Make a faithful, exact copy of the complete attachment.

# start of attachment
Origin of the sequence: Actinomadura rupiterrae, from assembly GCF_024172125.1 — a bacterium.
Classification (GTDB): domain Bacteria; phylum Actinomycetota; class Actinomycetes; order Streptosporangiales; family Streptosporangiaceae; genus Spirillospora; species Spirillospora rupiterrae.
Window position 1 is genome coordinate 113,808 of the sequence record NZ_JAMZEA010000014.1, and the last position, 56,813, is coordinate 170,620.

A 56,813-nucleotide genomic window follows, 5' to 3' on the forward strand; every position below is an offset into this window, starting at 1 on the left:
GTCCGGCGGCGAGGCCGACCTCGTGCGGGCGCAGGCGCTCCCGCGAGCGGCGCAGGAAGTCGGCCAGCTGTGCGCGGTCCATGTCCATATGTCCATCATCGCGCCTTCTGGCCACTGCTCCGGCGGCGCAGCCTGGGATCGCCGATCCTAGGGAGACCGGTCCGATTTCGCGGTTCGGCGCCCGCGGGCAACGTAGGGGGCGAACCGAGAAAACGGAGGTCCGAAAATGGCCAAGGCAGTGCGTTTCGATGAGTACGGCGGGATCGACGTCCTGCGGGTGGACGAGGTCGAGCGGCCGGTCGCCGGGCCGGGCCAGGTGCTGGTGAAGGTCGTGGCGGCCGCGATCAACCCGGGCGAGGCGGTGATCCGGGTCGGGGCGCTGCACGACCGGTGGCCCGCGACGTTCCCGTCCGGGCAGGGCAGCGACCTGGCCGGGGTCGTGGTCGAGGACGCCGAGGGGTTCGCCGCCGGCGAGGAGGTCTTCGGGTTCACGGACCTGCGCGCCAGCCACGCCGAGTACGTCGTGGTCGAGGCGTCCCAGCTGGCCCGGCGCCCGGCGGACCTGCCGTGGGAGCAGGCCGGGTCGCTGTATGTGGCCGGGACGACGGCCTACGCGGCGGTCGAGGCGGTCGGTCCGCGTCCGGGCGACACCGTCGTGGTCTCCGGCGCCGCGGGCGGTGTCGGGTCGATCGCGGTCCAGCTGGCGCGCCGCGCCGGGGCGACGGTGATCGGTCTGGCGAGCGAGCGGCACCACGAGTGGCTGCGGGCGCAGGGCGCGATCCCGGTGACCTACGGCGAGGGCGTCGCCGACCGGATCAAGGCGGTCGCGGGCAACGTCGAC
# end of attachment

Origin of the sequence: Actinomadura rupiterrae, from assembly GCF_024172125.1 — a bacterium.
Classification (GTDB): domain Bacteria; phylum Actinomycetota; class Actinomycetes; order Streptosporangiales; family Streptosporangiaceae; genus Spirillospora; species Spirillospora rupiterrae.
Window position 1 is genome coordinate 113,808 of the sequence record NZ_JAMZEA010000014.1, and the last position, 56,813, is coordinate 170,620.

A 56,813-nucleotide genomic window follows, 5' to 3' on the forward strand; every position below is an offset into this window, starting at 1 on the left:
GTCCGGCGGCGAGGCCGACCTCGTGCGGGCGCAGGCGCTCCCGCGAGCGGCGCAGGAAGTCGGCCAGCTGTGCGCGGTCCATGTCCATATGTCCATCATCGCGCCTTCTGGCCACTGCTCCGGCGGCGCAGCCTGGGATCGCCGATCCTAGGGAGACCGGTCCGATTTCGCGGTTCGGCGCCCGCGGGCAACGTAGGGGGCGAACCGAGAAAACGGAGGTCCGAAAATGGCCAAGGCAGTGCGTTTCGATGAGTACGGCGGGATCGACGTCCTGCGGGTGGACGAGGTCGAGCGGCCGGTCGCCGGGCCGGGCCAGGTGCTGGTGAAGGTCGTGGCGGCCGCGATCAACCCGGGCGAGGCGGTGATCCGGGTCGGGGCGCTGCACGACCGGTGGCCCGCGACGTTCCCGTCCGGGCAGGGCAGCGACCTGGCCGGGGTCGTGGTCGAGGACGCCGAGGGGTTCGCCGCCGGCGAGGAGGTCTTCGGGTTCACGGACCTGCGCGCCAGCCACGCCGAGTACGTCGTGGTCGAGGCGTCCCAGCTGGCCCGGCGCCCGGCGGACCTGCCGTGGGAGCAGGCCGGGTCGCTGTATGTGGCCGGGACGACGGCCTACGCGGCGGTCGAGGCGGTCGGTCCGCGTCCGGGCGACACCGTCGTGGTCTCCGGCGCCGCGGGCGGTGTCGGGTCGATCGCGGTCCAGCTGGCGCGCCGCGCCGGGGCGACGGTGATCGGTCTGGCGAGCGAGCGGCACCACGAGTGGCTGCGGGCGCAGGGCGCGATCCCGGTGACCTACGGCGAGGGCGTCGCCGACCGGATCAAGGCGGTCGCGGGCAACGTCGAC